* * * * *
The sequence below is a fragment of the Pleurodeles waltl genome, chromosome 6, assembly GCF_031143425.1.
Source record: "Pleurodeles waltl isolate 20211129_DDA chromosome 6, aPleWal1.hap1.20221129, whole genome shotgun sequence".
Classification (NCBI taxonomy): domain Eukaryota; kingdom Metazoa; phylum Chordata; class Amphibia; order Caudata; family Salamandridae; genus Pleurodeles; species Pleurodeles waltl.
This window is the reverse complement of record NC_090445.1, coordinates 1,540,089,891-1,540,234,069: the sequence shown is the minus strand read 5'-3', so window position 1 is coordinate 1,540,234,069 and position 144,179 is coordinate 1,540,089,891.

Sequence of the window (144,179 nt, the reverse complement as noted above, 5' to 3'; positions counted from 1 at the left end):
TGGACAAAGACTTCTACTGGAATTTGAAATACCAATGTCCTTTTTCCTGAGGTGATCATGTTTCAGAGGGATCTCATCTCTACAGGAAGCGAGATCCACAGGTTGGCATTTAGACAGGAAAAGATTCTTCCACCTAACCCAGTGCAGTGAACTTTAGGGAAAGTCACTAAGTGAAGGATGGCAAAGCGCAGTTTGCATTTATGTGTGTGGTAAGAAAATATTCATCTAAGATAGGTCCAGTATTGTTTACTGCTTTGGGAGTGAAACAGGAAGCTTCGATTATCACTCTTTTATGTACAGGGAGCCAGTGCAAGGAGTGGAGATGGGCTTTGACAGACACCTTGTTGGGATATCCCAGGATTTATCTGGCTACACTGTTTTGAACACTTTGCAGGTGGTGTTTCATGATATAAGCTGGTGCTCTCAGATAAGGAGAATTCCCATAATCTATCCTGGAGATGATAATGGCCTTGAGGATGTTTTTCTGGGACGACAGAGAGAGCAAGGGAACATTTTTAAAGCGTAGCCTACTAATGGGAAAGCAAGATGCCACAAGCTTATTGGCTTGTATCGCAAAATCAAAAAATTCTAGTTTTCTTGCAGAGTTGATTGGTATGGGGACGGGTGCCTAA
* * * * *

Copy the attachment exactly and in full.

The sequence below is a fragment of the Pleurodeles waltl genome, chromosome 6, assembly GCF_031143425.1.
Source record: "Pleurodeles waltl isolate 20211129_DDA chromosome 6, aPleWal1.hap1.20221129, whole genome shotgun sequence".
Classification (NCBI taxonomy): domain Eukaryota; kingdom Metazoa; phylum Chordata; class Amphibia; order Caudata; family Salamandridae; genus Pleurodeles; species Pleurodeles waltl.
This window is the reverse complement of record NC_090445.1, coordinates 1,540,089,891-1,540,234,069: the sequence shown is the minus strand read 5'-3', so window position 1 is coordinate 1,540,234,069 and position 144,179 is coordinate 1,540,089,891.

Sequence of the window (144,179 nt, the reverse complement as noted above, 5' to 3'; positions counted from 1 at the left end):
TGGACAAAGACTTCTACTGGAATTTGAAATACCAATGTCCTTTTTCCTGAGGTGATCATGTTTCAGAGGGATCTCATCTCTACAGGAAGCGAGATCCACAGGTTGGCATTTAGACAGGAAAAGATTCTTCCACCTAACCCAGTGCAGTGAACTTTAGGGAAAGTCACTAAGTGAAGGATGGCAAAGCGCAGTTTGCATTTATGTGTGTGGTAAGAAAATATTCATCTAAGATAGGTCCAGTATTGTTTACTGCTTTGGGAGTGAAACAGGAAGCTTCGATTATCACTCTTTTATGTACAGGGAGCCAGTGCAAGGAGTGGAGATGGGCTTTGACAGACACCTTGTTGGGATATCCCAGGATTTATCTGGCTACACTGTTTTGAACACTTTGCAGGTGGTGTTTCATGATATAAGCTGGTGCTCTCAGATAAGGAGAATTCCCATAATCTATCCTGGAGATGATAATGGCCTTGAGGATGTTTTTCTGGGACGACAGAGAGAGCAAGGGAACATTTTTAAAGCGTAGCCTACTAATGGGAAAGCAAGATGCCACAAGCTTATTGGCTTGTATCGCAAAATCAAAAAATTCTAGTTTTCTTGCAGAGTTGATTGGTATGGGGACGGGTGCCTAA